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It can't simply be that the word "quote" seems more formal than "saying" can it?

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If someone famous said it, and it's good, it's a quotation. If you or I said it, it's a quote. –  Robusto Jul 18 '11 at 20:21
    
I would love to be able to use that as a steadfast rule, but for starters the terms "famous" and "good" are entirely too subjective to rely upon. Do you think Justin Bieber says "good" things? If not, I can guarantee a million adolescent girls out there would beg to differ with you. :) –  Rachel Jul 18 '11 at 20:25
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Please provide further context. Otherwise it's a general reference question. Quote, quotation, saying. –  RegDwigнt Jul 18 '11 at 20:39
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I do not believe I have ever heard "You know how the old quotation goes." The rest of that sentence implies a proverbial phrase rather than an attributed quotation, and as The Raven points out below, that seems more in line with "saying". Google backs up this assertion, with saying vs. quotation. Edit: Oh dear, it seems as if my second link has gone meta. –  kpsfire Jul 18 '11 at 20:52
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I have never heard it used in that way either @kpsfire, but decided to throw it out there anyway due to my burning desire to rectify my missing contextual explanation as soon as possible. I hoped most people would understand what I was trying to (rather roughly, I agree) communicate. –  Rachel Jul 18 '11 at 21:01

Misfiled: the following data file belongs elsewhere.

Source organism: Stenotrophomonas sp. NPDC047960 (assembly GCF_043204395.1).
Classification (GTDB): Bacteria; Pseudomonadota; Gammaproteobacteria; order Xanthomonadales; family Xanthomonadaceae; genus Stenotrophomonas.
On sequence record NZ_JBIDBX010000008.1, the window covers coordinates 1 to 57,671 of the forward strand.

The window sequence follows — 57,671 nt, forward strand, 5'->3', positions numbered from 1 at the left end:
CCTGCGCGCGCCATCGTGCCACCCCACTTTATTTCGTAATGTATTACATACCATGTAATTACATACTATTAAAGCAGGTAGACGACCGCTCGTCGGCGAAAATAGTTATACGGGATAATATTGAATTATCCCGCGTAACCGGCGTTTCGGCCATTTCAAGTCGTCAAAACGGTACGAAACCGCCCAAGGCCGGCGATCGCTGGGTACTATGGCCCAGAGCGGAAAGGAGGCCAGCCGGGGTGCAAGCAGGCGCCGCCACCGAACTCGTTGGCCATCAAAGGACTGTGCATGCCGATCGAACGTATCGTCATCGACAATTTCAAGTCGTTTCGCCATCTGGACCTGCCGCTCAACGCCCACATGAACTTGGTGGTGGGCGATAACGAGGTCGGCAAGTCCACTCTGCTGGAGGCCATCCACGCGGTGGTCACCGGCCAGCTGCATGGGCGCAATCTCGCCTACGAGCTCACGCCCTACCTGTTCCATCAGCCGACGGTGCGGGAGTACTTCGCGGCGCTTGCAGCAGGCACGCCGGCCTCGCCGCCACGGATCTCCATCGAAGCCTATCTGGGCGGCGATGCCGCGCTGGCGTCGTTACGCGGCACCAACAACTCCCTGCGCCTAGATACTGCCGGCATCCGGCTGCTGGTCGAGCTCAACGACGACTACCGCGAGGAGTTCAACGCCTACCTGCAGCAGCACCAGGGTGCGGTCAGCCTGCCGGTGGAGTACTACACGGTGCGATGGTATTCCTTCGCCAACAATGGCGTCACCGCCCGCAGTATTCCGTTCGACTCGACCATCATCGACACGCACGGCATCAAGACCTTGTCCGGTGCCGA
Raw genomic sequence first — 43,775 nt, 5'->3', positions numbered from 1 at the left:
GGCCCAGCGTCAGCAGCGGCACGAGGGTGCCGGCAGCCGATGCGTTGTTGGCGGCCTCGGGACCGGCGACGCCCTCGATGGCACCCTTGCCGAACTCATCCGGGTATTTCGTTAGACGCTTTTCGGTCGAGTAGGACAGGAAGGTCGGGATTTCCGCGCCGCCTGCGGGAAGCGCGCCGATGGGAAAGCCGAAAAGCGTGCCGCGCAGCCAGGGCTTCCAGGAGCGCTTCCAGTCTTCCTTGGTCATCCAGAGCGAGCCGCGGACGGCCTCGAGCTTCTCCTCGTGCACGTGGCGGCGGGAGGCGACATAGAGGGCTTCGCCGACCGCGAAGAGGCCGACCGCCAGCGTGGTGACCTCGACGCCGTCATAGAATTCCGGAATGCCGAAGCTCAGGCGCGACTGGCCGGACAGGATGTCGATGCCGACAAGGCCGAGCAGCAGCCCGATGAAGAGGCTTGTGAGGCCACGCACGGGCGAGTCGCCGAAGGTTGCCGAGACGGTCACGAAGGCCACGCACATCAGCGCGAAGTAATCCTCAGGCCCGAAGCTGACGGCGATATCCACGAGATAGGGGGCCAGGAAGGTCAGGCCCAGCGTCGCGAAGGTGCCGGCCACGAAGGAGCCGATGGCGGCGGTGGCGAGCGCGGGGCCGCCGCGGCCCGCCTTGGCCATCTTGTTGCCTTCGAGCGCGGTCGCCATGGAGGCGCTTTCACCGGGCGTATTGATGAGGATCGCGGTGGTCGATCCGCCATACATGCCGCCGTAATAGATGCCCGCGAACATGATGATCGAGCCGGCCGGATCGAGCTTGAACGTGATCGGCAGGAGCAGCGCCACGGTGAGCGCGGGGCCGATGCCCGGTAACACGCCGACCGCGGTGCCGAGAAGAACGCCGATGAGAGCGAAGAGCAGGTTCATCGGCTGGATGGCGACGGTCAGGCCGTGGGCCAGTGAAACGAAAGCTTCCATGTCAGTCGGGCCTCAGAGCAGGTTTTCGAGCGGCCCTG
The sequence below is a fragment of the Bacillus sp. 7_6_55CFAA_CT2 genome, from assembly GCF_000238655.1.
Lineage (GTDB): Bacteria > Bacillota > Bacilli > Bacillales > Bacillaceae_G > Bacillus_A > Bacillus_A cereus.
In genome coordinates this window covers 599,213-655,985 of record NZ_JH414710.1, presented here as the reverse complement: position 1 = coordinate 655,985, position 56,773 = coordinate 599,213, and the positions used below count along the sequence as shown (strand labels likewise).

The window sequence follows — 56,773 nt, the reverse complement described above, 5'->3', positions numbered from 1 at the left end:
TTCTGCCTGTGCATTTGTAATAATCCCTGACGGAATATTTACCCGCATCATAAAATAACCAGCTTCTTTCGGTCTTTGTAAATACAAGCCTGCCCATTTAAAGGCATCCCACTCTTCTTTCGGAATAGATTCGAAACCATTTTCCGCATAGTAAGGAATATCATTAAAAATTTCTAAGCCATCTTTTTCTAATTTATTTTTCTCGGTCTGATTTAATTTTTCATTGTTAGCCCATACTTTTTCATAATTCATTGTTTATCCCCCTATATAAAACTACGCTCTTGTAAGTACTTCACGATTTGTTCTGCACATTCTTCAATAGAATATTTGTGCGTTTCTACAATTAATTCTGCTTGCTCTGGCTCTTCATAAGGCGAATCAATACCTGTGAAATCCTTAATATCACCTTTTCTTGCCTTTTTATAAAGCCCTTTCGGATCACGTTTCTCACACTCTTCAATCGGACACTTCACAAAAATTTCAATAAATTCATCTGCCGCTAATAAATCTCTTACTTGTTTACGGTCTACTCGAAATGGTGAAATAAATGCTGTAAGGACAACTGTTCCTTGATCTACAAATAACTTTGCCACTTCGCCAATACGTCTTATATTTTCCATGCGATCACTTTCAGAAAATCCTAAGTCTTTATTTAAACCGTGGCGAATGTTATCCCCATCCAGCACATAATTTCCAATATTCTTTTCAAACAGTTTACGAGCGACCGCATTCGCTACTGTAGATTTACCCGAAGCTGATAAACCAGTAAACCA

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up vote 10 down vote accepted

For what it's worth, "quote" and "quotation" are not strictly synonyms. Although interchangeable in popular use, "quotation" is a noun and "quote" is a verb.1 The shortening to "quote" has become more common and (dare I say it) accepted, but for the nitpicky among us "quotation" is still the only acceptable noun.

In response to your question: a saying is generally pithier, concerned with a single kernel of wisdom, and is not necessarily attributable to a single person, piece of literature, or entity.2 A quotation, in comparison, is almost always attributed and is not expressly focused on a kernel of wisdom.

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Excellent answer. A "saying" is basically the same as an aphorism, an adage, and in some cases a proverb. –  The Raven Jul 18 '11 at 20:42
    
Thank you so much for the clear and concise answer. Definitely what I was looking for! –  Rachel Jul 18 '11 at 20:48
    
As for my being nitpicky when it comes to using quote strictly as a verb: mea culpa. People's use of "quote" as a noun jangles my nerves, but then we all have our hobby-horse words, don't we? –  rhetorician Aug 12 '13 at 13:24
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